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Scalloping Season 2018

Posted by: on 07/30/2018

Florida Scalloping Season is Here!

Summer is the time when the Florida Scalloping Season officially kicks off. A Florida scalloper will be able to harvest these tasty treats from August 17th  through September 30th.



Snorkelers swim on the surface looking for scallops

Once out on the Gulf of Mexico, it’s easy to spot the scalloping grounds.  A slew of boats are anchored, dive flags float nearby while snorkels skim the surface.

The sounds of summer fun are in the air - the experience is much like a saltwater tailgate party.

One thing is certain: Everyone is having a great time! It's a wonderful family bonding adventure. 



Scallops hide in or top of the seagrass

Down below, the crystal clear water provides a perfect view of nature’s aquarium, where you can see billowing pastures of sea grass interspersed with patches and valleys of sandy bottoms. The grass is where the scallops are hiding. Often they sit on top of the grass, but are easiest to spot where the sand meets the edge of the grass beds.

It's the neon blue eyes that pop through the scallop opening that catch your eyes. After grabbing them, place the delectable mollusks into your scallop bags. The experience is what we call a salt water Easter egg hunt.

It feels a lot like being at an underwater marine museum. Many of the scallopers see starfish, seahorses, turtles, fish of all kinds – needlefish, pinfish, sea trout and minnows - and so much more. Seagrass beds are very productive ecosystems that support an abundance of sea life. 




Two gallons of whole scallops are allowed per person

However, be forewarned ... scalloping is addictive! The more you find, the more you want. But, there are limits. Two gallons of whole scallops are allowed per person or one pint of scallop meat per person ... it's the law.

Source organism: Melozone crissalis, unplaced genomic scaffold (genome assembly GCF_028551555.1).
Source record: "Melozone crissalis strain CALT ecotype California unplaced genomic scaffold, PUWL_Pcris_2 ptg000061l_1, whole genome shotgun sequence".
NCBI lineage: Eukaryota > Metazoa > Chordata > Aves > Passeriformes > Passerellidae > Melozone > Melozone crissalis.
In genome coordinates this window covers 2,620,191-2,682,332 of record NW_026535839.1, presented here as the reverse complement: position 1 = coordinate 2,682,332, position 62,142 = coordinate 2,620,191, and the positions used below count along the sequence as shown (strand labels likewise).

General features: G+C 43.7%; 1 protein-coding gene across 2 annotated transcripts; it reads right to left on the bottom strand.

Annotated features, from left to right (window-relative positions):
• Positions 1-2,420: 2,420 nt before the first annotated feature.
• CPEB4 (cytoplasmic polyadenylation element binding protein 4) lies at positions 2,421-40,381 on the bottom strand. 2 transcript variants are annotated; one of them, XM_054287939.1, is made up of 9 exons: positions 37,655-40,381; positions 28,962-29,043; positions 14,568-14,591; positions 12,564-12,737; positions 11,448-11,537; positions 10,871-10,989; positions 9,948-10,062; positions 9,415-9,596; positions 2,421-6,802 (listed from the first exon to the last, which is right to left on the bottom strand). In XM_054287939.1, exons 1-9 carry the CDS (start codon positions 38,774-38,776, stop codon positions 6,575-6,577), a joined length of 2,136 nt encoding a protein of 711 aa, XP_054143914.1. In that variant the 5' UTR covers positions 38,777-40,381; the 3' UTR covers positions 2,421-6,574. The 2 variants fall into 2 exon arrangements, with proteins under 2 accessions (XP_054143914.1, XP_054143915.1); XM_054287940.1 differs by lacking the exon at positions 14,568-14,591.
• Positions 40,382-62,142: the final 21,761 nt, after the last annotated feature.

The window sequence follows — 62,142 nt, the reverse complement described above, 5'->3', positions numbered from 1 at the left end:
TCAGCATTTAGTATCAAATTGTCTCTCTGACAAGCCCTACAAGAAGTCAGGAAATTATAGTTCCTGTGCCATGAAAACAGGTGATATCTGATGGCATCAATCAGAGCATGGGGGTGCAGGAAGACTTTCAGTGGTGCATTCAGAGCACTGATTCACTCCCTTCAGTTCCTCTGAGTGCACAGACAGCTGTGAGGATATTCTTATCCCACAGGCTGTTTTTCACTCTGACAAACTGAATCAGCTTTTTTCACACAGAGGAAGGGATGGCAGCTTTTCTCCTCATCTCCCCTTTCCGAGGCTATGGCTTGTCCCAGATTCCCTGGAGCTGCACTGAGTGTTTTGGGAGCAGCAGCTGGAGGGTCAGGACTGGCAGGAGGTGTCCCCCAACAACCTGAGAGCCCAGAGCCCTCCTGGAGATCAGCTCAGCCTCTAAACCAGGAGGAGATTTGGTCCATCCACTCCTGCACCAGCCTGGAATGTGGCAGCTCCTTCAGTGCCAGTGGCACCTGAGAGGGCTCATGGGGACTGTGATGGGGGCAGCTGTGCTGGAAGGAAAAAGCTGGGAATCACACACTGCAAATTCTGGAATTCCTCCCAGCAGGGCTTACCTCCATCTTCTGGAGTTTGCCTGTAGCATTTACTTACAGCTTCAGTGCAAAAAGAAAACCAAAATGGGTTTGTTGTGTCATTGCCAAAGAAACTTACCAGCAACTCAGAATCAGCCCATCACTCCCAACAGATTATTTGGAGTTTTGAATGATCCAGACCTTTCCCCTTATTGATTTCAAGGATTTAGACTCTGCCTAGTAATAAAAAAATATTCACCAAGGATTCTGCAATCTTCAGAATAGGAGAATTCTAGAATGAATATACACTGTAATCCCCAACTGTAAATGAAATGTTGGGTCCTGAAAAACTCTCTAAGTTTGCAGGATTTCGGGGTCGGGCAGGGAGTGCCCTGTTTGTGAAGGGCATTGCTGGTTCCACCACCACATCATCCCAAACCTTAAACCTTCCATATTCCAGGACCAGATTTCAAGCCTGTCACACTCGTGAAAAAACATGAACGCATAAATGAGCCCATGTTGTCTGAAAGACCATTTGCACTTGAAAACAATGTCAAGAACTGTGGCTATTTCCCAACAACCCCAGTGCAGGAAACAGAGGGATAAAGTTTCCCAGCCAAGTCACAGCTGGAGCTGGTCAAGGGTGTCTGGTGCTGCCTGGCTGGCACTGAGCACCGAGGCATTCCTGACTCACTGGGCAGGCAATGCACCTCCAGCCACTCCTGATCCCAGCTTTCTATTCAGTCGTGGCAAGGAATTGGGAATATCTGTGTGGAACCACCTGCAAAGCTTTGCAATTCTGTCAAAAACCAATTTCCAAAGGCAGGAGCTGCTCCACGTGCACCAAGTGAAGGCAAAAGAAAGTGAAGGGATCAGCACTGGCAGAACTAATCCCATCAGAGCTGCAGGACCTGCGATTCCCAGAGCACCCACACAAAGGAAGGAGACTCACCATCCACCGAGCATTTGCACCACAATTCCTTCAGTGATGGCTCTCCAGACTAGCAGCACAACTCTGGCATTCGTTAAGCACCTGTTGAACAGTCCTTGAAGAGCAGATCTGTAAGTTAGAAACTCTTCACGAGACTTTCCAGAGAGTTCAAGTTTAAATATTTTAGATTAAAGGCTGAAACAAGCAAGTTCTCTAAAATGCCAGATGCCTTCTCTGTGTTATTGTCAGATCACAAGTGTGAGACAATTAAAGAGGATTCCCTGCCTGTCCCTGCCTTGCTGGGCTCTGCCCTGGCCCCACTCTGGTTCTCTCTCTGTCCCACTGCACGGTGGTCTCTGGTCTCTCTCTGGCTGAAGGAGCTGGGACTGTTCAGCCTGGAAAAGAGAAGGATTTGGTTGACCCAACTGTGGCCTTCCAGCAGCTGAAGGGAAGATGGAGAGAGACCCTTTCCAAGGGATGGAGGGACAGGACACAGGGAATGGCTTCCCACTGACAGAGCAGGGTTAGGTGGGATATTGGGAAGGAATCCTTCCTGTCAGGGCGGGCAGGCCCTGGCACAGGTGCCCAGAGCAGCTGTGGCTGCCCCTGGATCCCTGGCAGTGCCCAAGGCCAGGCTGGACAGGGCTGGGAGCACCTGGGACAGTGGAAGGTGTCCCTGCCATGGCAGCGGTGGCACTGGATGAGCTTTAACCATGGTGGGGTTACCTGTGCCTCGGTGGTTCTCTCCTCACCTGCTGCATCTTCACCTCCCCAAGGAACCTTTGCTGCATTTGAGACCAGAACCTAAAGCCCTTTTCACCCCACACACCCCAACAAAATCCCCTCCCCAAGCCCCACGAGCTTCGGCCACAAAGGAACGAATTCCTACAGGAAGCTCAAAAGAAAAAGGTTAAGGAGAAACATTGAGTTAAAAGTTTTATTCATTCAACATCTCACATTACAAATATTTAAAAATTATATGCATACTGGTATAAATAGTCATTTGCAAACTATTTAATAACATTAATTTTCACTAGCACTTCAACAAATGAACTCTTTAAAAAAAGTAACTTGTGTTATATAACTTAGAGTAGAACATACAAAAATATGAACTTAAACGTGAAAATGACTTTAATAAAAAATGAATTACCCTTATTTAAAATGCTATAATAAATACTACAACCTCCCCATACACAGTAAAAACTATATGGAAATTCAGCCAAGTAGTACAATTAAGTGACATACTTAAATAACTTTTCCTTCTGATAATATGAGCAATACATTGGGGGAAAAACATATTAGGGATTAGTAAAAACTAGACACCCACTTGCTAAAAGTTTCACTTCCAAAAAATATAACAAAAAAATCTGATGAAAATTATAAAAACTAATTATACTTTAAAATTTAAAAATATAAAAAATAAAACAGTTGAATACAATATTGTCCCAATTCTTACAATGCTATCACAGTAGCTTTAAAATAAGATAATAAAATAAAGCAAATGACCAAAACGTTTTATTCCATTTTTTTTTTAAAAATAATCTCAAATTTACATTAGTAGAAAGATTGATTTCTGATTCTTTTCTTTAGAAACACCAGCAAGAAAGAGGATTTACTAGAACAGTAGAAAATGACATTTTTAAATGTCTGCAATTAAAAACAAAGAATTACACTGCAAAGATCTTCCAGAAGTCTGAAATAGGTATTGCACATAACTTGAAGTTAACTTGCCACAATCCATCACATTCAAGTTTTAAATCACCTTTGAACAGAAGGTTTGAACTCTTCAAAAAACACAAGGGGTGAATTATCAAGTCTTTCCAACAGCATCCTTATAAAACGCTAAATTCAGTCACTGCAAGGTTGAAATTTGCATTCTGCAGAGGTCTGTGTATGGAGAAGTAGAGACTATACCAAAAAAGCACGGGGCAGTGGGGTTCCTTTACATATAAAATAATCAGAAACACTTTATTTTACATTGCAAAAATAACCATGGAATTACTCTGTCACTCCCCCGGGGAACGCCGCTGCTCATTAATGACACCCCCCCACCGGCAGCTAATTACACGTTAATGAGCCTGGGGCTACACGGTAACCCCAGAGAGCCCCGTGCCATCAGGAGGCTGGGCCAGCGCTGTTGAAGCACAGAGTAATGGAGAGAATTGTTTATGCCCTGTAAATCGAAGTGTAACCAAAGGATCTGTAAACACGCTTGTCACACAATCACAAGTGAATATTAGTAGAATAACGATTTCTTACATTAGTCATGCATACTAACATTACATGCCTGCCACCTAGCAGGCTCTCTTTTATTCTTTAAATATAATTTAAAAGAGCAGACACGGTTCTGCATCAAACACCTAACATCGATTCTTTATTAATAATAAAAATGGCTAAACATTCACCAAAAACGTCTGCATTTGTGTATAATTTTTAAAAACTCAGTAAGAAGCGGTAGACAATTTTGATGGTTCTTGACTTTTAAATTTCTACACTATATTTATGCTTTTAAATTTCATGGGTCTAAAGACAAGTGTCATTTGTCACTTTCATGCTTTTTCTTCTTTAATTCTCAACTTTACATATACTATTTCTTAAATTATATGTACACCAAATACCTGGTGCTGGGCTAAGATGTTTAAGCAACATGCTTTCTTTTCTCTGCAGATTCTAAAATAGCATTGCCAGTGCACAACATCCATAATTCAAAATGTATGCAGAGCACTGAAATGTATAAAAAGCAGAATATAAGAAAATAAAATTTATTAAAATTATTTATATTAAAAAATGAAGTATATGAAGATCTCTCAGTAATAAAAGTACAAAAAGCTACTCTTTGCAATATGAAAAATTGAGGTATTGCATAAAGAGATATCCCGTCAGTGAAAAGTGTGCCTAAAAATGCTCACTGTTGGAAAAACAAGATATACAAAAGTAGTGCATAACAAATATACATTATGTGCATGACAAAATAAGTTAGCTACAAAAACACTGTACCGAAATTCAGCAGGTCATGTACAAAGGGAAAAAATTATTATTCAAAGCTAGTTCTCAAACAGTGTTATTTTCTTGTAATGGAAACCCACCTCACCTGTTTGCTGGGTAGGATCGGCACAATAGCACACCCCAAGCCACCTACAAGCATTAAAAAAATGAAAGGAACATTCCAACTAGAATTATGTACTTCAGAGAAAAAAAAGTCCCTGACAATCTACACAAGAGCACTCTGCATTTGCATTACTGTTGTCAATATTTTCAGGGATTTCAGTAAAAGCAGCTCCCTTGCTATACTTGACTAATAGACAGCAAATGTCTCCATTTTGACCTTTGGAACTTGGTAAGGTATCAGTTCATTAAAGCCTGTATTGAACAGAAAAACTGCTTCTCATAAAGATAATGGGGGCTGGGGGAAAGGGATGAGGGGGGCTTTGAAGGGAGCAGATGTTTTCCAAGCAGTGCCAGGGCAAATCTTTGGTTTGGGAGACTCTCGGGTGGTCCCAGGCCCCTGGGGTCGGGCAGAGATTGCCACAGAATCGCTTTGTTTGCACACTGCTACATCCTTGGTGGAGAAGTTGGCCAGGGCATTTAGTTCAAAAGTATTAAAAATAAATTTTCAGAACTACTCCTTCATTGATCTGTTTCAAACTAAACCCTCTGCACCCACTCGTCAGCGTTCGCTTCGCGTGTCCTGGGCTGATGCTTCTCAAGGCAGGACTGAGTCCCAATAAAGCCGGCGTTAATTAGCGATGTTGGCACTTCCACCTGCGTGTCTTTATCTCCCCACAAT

Once scallops are cleaned, they are placed on ice

Once scallops are brought to the boat, they are placed on ice and cleaned. An oyster knife helps pry open the scallop and remove the precious white meat.

Many local restaurants will cook your fresh scallops, but call ahead to check



Back on shore, many local restaurants will cook the scallops (for an extra charge). It’s best to call ahead and make sure. Some families haul grills with them and cook outside their hotel rooms. You don’t need many ingredients, just add butter and a little seasoning and you have a scrumptious five-star meal.

What to Know If You Go

  • Best Days To Go Scalloping: Weekdays, try to avoid the weekend crowds
  • Scalloping is legal from the Florida Panhandle Mexico Beach Canal around the Big Bend to down to Pasco County.
  • It is illegal to possess bay scallops on waters outside open harvest areas or during the closed season. 
  • Legal Gear: Harvest permitted only by hand or by using a landing or dip net
  • Commercial harvest prohibited.
  • Recreational harvesters need a Florida saltwater fishing license to harvest bay scallops unless they are 1. exempt from needing a license or 2. have a no-cost shoreline fishing license and are wading from shore to collect scallops (i.e. feet do not leave bottom to swim, snorkel, or SCUBA and harvesters do not use a vessel to reach or return from the harvest location).  

Consult the Florida Fish & Wildlife Conservation for more information.

Finding a Tour Guide:

A complete tour should include snorkeling equipment, ice chests for preserving the catch and drinks during the trip. Any regular boat tour must also include a fishing license, because this is a legal requirement to go scalloping in Florida.


St. Joseph Bay, Gulf County

On the Florida Panhandle, Gulf County is a go-to place for scalloping. Port St. Joe is the main town and St. Joseph Bay is the scalloping area. What is unique about this area is that if you don’t want to bother with a boat, you can easily access the shallow scalloping areas by wading in. Drive along the coastal Highway 98, look for crowds of people, (which usually means they have found scallops), park your car on the side of the road, and wade in with your buckets! (Make sure you have your license.) Another place to go is St. Joseph's Peninsula State Park, where there is easy access to the bay.



Port Inn, Port St. Joe, Florida